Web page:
Shyness pp 375-385 | Cite as

Short-Term Group Psychotherapy for Shyness

  • Paul A. Pilkonis
Part of the Emotions, Personality, and Psychotherapy book series (EPPS)

Abstract

It is ironic that shyness, intrinsically an interpersonal problem, has been treated most frequently with individual therapies. Depending on the underlying model of shyness, the therapies have varied, but they can be characterized broadly as fitting into one of three groups: (a) relaxation and desensitization therapies aimed at alleviating anxiety and disinhibiting behaviors that are a part of the patient’s repertoire but that the patient is unable to perform easily; (b) behavioral therapies designed to enhance social skills that are not yet within the patient’s capability; and (c) cognitive therapies aimed at restructuring the patient’s negative self-image and expectancies in social situations. The typical paradigm has been to develop and implement such therapies in individual treatments. When group work has been done, it is usually employed for reasons of efficiency (i.e., it is more cost-effective to teach several individuals together rather than separately).

Keywords

Social Skill Social Anxiety Individual Therapy Interpersonal Difficulty Psychotherapy Group 
These keywords were added by machine and not by the authors. This process is experimental and the keywords may be updated as the learning algorithm improves.

Preview

Unable to display preview. Download preview PDF.

Unable to display preview. Download preview PDF.

References

  1. Andrews, G., & Harvey, R. (1981). Does psychotherapy benefit neurotic patients? Archives of General Psychiatry, 38, 1203–1208.PubMedCrossRefGoogle Scholar
  2. Arkowitz, H. (1977). The measurement and modification of minimal dating behavior. In M. Hersen, R. M. Eisler, & P. M. Miller (Eds.), Progress in behavior modification, Vol. 5 (pp. 1–61 ). New York: Academic Press.Google Scholar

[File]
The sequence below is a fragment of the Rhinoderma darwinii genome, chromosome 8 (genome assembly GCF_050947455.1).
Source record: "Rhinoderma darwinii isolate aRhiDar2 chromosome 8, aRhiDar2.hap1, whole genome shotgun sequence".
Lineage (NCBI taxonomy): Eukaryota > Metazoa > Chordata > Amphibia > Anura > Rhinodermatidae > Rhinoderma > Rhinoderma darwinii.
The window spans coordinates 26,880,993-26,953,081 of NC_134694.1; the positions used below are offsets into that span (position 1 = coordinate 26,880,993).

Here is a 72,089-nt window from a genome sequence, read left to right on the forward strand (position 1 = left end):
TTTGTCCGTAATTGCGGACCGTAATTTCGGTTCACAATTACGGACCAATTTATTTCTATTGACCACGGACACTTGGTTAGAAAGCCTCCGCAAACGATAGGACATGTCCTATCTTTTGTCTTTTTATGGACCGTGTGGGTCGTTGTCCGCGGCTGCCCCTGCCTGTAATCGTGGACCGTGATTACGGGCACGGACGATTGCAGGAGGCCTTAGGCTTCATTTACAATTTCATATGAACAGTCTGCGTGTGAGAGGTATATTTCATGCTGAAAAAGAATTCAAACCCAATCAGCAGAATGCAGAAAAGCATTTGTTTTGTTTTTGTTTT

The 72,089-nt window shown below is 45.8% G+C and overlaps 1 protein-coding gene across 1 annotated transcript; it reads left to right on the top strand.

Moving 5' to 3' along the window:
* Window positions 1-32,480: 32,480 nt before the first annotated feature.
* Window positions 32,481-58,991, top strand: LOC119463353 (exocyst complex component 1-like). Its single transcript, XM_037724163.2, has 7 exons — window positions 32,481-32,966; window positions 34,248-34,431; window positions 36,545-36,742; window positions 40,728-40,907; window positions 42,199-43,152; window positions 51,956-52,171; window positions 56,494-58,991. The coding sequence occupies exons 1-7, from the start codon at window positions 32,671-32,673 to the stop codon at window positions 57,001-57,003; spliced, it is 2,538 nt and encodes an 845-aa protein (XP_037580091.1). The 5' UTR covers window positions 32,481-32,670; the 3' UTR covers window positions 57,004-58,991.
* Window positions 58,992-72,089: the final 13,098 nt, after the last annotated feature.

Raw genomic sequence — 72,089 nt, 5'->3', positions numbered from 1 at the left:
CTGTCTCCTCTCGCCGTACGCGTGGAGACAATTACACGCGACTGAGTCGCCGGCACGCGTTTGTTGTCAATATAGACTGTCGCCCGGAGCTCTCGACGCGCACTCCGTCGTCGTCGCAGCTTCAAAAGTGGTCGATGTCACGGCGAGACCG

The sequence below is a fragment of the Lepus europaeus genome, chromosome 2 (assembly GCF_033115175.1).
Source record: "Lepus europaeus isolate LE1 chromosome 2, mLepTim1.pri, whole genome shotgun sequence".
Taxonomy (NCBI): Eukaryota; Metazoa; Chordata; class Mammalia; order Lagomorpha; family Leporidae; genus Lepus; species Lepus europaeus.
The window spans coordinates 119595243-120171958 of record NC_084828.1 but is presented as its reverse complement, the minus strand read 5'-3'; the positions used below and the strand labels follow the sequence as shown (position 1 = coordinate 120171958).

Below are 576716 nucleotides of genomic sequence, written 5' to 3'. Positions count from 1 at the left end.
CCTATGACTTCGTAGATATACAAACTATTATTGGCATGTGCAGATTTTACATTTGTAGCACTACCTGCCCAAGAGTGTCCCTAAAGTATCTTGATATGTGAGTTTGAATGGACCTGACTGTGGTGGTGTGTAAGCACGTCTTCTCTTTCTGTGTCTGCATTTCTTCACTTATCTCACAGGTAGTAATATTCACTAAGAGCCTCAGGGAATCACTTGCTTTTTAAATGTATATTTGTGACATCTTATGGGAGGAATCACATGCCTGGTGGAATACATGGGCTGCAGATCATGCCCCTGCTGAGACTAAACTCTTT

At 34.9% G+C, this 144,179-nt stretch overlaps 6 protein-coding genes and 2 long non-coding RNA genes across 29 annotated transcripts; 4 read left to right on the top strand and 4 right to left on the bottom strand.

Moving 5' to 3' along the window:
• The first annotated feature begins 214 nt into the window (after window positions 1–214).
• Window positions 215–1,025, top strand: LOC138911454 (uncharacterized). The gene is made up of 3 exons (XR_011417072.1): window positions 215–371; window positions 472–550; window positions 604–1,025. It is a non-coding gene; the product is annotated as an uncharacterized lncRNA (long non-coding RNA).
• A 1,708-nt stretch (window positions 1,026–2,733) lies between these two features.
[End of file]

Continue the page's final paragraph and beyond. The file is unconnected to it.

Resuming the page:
3. Bowlby, J. (1969). Attachment and loss, Vol. 1: Attachment. New York: Basic Books.Google Scholar
  4. Bowlby, J. (1973). Attachment and loss, Vol. 2: Separation: Anxiety and anger. New York: Basic Books.Google Scholar
  5. Bowlby, J. (1977). The making and breaking of affectional bonds: I. Aetiology and psychopathology in the light of attachment theory. British Journal of Psychiatry, 130, 201–210.PubMedCrossRefGoogle Scholar
  6. Bowlby, J. (1980). Attachment and loss, Vol. 3: Loss: Sadness and depression. New York: Basic Books.Google Scholar
  7. Curran, J. P. (1977). Skills training as an approach to the treatment of heterosexual-social anxiety: A review. Psychological Bulletin, 84, 140–157.PubMedCrossRefGoogle Scholar
  8. Falloon, I. R. H., Lindley, P., McDonald, R., & Marks, I. M. (1977). Social skills training of outpatient groups: A controlled study of rehearsal and homework. British Journal of Psychiatry, 131, 599–6609.PubMedCrossRefGoogle Scholar
  9. Hargreaves, W. A., Showstack, J., Flohr, A., Brady, C., & Harris, S. (1974). Treatment acceptance following intake assignment to individual therapy, group therapy, or contact group. Archives of General Psychiatry, 31, 343–349.PubMedCrossRefGoogle Scholar
  10. Imber, S. D., Lewis, P. M., & Loiselle, R. H. (1979). Uses and abuses of the brief intervention group. International Journal of Group Psychotherapy, 29, 39–49.PubMedGoogle Scholar
  11. Krueger, D. W. (1979). Clinical considerations in the prescription of group, brief, long-term, and couples psychotherapy. Psychiatric Quarterly, 51, 92–105.PubMedCrossRefGoogle Scholar
  12. Landman, J. T., & Dawes, R. M. (1982). Psychotherapy outcome. American Psychologist, 37, 504–516.PubMedCrossRefGoogle Scholar
  13. Lewis, P., Cheney, T., & Dawes, A. S. (1977). Locus of control of interpersonal relationships questionnaire. Psychological Reports, 41, 507–510.CrossRefGoogle Scholar